Friday, February 20, 2009

Hope in the Housing Market: Lower Prices, Interest Rates Equal Opportunity for Buyers

Hope in the Housing Market: Lower Prices, Interest Rates Equal Opportunity for Buyers

By Jenny Shearer, The Bakersfield Californian

Jan. 31--Guadalupe and Ariana Sanchez represent hope in the housing market.
The 28-year-old couple with four children just bought their first home.

"We got it pretty cheap. Right now is the best time to buy," said Guadalupe Sanchez, a carpenter.

Sanchez toured 20 homes, bid on four, and landed a deal with a three-bedroom, two-bath house on Sherman Avenue in the southwest for $160,000.

"I told my wife, we're just throwing our money away by renting. Let's try to get a house," he said.

Low home prices and low interest rates -- coupled with inventory agents say that they're quickly moving -- are positive news for Bakersfield's real estate market.

For example, Ken Carter, president of Watson Touchstone ERA, said his agents sold 241 homes in December, a 56 percent increase from the 154 transactions in December 2007.
About half of the 241 sales were foreclosures, Carter said.

Bakersfield has "a big pile of properties that we have to work through, those properties that are in some state of default," Carter said, adding the market "can't be in great health until we work through those. The good news is we're working through those at a record pace."

Homes are moving every day, and buyers have choices. Friday morning, for example, 3,636 properties in Kern County -- single-family homes, condos, mobile and manufactured -- were marketed on the Multiple Listing Service, according to the Bakersfield Association of Realtors. Of those 3,636, there were 1,402 bank-owned properties and 1,126 were short sales, in which a lender accepts offers that are less than what a home is worth.

Real estate investor Mike Pope took a hiatus from buying in 2006 but returned to it last June. He looks for homes with solid structures in neighborhoods that could benefit from revitalization.
In June, he paid about $110,000 for a home on Teresa Court, near Pacheco Road and Hughes Lane, that last sold for $235,000 in 2005.

"It had graffiti inside and outside you would not believe," Pope, 55, said of the bank-owned house that needed new doors and windows.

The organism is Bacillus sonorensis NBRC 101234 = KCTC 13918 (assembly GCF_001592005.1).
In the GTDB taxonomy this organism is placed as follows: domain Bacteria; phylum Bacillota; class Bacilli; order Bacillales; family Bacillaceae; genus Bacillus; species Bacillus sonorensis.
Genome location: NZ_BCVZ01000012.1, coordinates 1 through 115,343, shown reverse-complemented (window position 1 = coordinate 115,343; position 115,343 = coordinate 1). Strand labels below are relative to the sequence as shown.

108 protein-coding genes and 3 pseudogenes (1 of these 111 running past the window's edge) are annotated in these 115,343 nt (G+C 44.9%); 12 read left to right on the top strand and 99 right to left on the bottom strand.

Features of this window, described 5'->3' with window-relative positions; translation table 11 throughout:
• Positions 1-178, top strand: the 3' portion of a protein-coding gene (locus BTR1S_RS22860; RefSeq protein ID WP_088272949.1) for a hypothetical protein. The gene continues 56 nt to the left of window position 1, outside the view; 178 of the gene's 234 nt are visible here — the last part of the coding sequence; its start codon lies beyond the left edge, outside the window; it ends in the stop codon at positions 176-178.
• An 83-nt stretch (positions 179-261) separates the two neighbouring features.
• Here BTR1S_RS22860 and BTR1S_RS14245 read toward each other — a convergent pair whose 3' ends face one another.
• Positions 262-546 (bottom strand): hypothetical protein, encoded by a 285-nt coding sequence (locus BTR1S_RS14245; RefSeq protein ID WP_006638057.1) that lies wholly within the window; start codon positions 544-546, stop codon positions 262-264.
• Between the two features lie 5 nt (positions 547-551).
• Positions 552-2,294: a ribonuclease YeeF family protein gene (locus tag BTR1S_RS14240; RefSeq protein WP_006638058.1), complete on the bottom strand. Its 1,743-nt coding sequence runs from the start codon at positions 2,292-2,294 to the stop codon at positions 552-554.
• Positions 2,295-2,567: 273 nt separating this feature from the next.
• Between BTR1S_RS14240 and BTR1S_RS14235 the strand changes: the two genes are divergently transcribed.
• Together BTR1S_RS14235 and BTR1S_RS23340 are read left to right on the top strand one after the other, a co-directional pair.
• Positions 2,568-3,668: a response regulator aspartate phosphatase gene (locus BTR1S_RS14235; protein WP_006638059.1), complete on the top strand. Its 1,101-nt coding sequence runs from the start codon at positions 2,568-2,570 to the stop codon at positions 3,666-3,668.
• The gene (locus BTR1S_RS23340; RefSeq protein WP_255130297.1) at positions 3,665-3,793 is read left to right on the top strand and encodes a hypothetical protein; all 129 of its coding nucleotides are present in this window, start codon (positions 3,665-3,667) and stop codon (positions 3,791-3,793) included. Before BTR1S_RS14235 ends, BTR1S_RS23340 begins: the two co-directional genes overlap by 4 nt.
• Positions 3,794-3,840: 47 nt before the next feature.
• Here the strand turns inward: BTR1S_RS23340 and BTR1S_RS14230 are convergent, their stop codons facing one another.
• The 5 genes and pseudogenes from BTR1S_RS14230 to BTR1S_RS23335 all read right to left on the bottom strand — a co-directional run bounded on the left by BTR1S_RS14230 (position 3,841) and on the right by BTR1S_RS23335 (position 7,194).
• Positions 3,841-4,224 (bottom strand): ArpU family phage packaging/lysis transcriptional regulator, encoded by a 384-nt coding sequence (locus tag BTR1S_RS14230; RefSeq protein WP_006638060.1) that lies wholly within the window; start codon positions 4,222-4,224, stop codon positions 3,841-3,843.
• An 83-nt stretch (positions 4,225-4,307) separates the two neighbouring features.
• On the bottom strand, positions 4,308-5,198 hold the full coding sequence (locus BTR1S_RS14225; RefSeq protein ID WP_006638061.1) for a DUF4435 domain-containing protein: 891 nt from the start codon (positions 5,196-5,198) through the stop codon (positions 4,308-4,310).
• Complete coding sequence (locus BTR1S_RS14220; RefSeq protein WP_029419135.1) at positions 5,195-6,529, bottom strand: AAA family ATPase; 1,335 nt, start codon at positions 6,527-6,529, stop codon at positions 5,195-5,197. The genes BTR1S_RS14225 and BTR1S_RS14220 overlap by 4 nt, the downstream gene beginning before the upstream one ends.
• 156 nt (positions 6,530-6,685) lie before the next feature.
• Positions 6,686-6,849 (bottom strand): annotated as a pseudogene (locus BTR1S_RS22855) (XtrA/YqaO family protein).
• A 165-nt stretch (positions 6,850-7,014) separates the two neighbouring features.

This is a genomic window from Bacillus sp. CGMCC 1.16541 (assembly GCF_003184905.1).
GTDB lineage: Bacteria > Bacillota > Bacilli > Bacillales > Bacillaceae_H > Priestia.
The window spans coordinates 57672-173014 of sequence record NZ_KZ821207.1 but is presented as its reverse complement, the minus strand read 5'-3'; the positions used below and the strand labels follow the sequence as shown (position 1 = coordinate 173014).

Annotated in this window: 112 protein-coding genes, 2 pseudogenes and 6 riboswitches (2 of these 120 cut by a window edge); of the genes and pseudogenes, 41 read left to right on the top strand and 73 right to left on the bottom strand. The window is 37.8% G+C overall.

Here's what Pope did: He spent $23,000 on materials for improvements and did most of the work himself. He has a tenant who wants to buy the house for about $180,000.
"My biggest reward on the one on Teresa (Court) is getting to know the neighbors. They would keep an eye on the house; I would have them over to see the progress," said Pope, who is on medical disability from a teaching job.

Those ready to buy may even be outbid on good buys as home prices approach pre-boom levels.
"What we have found in the association is that many of our membership are saying they're having a competitive bidding scenario again on some of these homes that are coming into the inventory ... that are REOs," said Nance Fillmore of Fillmore Realty and Financial Services. She's the president of the local Realtors Association.

Real estate experiences peak-trough cycles that take about eight years to 10 years to complete, said Mark Carrington, director of sales and support for First American CoreLogic, a Santa Ana-based real estate data firm.

It typically takes three years to four years for home values to decline, and six to seven for them to increase.

Home values peaked in July 2006, and "'07, '08 and '09 is the drop," Carrington said.
"So far right now, we're acting just like any other cycle has happened. It's a deeper, steeper drop than we've experienced in a long time, (but) the timeframe is pretty average so far."
Prices are down now, a benefit for buyers.

"That is of course an effect of the foreclosed properties that are pervasive in our market," Fillmore said. "If the homeowners can ride out this period of time, it will go back to a normal appreciation that we've experienced for many, many years in the past."

Certainly, some homeowners were in over their heads, or got there after a job loss or illness.
"A person loses his or her home because some type of trigger happens that is overwhelming," Carrington said.

Fillmore urges those who have trouble making payments to consult their lenders and take advantage of programs such as the federal government's Hope for Homeowners.
Last year, Warren Ash, broker at Bakersfield Realty Group, handled about 330 bank-owned properties.

"I've been told by more than one company to expect my inventory from that company to double or even triple in 2009," he said.

The industry is also watching the impact of option adjustable-rate mortgages, popular from 2003-06, which allowed borrowers to make minimum payments, paying less than both the principal and the interest that was owed. Homeowners could choose to make small, medium or large payments.

It seemed like a great idea when home values kept increasing.
"That five-year period for most of those loans is going to peak in 2010," Carrington said, adding modifications and refinancing may be available to help some folks keep their homes.
To see more of The Bakersfield Californian, or to subscribe to the newspaper, go to

10 worst real-estate markets for 2009

10 worst real-estate markets for 2009

9. Bakersfield, Calif.

2008 median house price: $227,2702009
projected change: -20.9%2010
projected change: -2.5%

This city north of Los Angeles had the ninth highest foreclosure rate in November, as one of the country's largest real estate bubbles continues to burst. Including Bakersfield, six of the ten worst foreclosure markets were in California.

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